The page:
The majority of lawyers are opposed to theThe Scottish governmentThe results of a consultation revealed that there were proposals to reform the legal complaint system.
The majority of respondents disagreed or strongly opposed the majority of the 2018 Roberton Review proposals. However, the majority supported the idea of providing more transparency and information about complaints.
Many people have submitted responses that express frustration with the system. They support a wide-ranging, comprehensive reform of the system.
According to the government, it seems that respondents don’t agree with most of the proposals made in consultation.
Three packages were created from the proposals.
- Modifications to the complaint categorisation process (to create a category for hybrid issue complaints);
- Modifications to the complaint investigation, reporting and determination process. Six amendments were made with the goal of creating an efficient and proportionate complaints procedure.
- Modifications to fees rebate rules (where the practitioner is unable to pay a fee rebate due to their insolvency, death or cessation), the equivalent amount can now be considered a loss for the client/plainer and paid out by professional indemnity insurance.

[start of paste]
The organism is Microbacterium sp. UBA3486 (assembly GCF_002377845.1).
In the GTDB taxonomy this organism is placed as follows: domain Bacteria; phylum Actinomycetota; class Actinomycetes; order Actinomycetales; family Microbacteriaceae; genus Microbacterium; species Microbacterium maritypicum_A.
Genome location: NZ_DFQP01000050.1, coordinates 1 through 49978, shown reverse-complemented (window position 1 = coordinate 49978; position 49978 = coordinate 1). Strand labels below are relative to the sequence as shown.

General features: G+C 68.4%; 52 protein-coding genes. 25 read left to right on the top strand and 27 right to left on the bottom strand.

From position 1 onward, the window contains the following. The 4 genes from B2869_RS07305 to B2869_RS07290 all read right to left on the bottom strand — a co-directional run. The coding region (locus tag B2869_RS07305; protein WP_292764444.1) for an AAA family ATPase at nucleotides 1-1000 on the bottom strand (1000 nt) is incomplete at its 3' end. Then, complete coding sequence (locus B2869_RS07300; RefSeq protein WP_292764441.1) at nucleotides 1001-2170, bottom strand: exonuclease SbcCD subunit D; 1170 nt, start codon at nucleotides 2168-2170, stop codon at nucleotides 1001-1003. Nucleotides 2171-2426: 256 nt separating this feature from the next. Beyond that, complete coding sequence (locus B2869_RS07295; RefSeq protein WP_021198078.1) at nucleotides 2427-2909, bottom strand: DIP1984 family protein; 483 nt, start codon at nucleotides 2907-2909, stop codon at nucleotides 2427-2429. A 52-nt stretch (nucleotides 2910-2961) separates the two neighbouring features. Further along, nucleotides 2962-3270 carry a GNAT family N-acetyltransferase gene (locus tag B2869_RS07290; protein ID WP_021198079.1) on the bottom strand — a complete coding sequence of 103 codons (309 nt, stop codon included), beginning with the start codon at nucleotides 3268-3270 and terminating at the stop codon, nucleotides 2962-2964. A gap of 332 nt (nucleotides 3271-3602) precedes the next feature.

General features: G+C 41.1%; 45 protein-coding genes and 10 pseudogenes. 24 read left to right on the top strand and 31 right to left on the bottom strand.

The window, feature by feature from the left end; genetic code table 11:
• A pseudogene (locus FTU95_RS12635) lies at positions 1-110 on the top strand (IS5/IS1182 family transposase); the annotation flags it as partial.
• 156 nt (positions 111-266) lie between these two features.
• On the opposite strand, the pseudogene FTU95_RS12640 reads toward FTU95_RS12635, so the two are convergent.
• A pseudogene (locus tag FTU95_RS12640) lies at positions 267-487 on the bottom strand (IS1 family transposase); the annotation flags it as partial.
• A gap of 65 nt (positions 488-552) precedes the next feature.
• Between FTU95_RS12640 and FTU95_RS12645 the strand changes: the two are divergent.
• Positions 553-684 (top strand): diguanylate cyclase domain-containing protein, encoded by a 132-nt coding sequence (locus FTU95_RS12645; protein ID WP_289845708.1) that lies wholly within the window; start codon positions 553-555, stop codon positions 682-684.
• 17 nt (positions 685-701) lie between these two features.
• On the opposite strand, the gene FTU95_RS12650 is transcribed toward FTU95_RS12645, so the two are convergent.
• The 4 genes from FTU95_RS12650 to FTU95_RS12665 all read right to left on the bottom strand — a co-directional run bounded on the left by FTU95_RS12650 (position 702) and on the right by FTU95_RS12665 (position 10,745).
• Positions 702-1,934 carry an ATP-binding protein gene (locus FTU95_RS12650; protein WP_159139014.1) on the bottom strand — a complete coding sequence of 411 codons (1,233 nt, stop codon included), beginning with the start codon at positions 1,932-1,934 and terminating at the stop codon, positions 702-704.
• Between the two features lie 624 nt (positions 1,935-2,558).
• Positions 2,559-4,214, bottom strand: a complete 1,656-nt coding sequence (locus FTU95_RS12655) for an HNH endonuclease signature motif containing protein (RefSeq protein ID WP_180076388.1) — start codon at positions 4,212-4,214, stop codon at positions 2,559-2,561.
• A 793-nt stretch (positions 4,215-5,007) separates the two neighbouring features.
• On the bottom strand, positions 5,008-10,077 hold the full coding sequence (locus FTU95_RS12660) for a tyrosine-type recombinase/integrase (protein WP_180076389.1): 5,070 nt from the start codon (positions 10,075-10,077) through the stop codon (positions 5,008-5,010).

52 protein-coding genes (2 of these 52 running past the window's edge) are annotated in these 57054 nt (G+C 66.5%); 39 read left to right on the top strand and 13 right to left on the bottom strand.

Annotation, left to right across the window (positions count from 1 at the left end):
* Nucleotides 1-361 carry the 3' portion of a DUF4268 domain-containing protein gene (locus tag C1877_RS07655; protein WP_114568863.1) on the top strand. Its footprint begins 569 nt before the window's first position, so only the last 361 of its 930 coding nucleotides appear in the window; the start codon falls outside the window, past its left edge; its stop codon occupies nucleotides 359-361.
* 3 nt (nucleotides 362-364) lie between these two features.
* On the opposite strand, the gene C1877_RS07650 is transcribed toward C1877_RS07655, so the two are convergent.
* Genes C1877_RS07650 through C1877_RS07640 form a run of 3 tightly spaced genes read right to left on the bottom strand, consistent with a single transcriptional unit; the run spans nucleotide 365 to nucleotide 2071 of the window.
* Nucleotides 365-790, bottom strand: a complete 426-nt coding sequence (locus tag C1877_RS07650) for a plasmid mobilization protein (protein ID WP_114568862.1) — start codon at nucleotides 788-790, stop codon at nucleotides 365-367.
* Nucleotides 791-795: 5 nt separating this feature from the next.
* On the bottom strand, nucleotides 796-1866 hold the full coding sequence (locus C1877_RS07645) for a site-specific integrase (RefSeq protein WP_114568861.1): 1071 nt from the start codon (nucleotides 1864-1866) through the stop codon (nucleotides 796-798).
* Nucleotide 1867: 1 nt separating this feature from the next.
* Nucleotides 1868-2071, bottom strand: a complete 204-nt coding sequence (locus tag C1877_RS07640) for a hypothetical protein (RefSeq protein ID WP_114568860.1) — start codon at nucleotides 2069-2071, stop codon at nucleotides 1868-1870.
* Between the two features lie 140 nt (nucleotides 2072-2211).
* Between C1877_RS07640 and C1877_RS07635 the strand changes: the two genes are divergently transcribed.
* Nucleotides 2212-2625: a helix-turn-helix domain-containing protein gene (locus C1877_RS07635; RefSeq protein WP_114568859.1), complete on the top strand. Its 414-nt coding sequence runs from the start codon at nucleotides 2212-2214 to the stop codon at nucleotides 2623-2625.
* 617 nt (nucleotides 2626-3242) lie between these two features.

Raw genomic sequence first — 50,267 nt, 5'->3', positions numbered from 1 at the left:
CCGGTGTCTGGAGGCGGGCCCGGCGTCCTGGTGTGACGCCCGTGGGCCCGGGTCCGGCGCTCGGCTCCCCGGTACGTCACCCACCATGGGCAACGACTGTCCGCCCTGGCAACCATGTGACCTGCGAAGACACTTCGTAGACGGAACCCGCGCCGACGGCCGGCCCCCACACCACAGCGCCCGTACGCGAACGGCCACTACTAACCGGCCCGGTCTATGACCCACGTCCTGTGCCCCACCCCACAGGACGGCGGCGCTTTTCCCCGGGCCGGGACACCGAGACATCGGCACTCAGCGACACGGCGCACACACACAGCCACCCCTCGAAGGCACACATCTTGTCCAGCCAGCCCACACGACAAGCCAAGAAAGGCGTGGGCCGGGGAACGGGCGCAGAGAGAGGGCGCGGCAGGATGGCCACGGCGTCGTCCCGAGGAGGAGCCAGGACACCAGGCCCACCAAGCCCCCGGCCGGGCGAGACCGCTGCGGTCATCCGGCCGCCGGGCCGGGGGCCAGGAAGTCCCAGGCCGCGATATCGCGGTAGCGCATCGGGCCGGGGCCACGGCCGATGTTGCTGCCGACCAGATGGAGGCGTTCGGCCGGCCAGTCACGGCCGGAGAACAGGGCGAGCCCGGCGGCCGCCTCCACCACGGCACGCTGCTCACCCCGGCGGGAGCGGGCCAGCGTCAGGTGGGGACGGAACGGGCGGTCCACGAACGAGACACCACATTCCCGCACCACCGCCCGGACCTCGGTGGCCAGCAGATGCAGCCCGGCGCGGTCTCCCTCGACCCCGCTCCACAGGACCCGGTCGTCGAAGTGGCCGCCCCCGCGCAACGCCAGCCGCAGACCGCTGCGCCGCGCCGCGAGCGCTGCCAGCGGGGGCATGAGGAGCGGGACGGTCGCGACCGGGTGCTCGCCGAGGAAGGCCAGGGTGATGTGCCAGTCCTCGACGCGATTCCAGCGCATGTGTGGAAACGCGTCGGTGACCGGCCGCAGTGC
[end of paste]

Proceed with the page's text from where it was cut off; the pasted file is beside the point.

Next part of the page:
Ken DallingPresident of theLaw Society of Scotland, stated: “We will continue working with the Scottish government, the Scottish Legal Complaints Commission, in taking forward suggestions to improve and accelerate the process while looking ahead for further consultation on more substantive reforms to the regulation and supervision of legal services.
“We have been pushing for regulatory reform for many years. This resulted in the 2018 independent review of legal services. The current legislation that governs the legal profession is outdated by over 40 years. It does not reflect the modern needs of consumers or practitioners of legal services.
“The review’s recommendations include many of our proposals for reform. We remain opposed to the main recommendation to create a new regulatory agency. This is unnecessary, and even though it would not improve the regulatory system, it would undoubtedly increase legal service costs.
The review described Scotland as having a highly respected, educated legal profession that enjoys high levels of trust. We know that the current regulatory system is effective, but there are still areas for improvement. Future reforms should focus on areas that will see improvement, and be evidence-based.
An additional consultation by the Scottish government on reforming the regulation of legal services is planned for later in this year.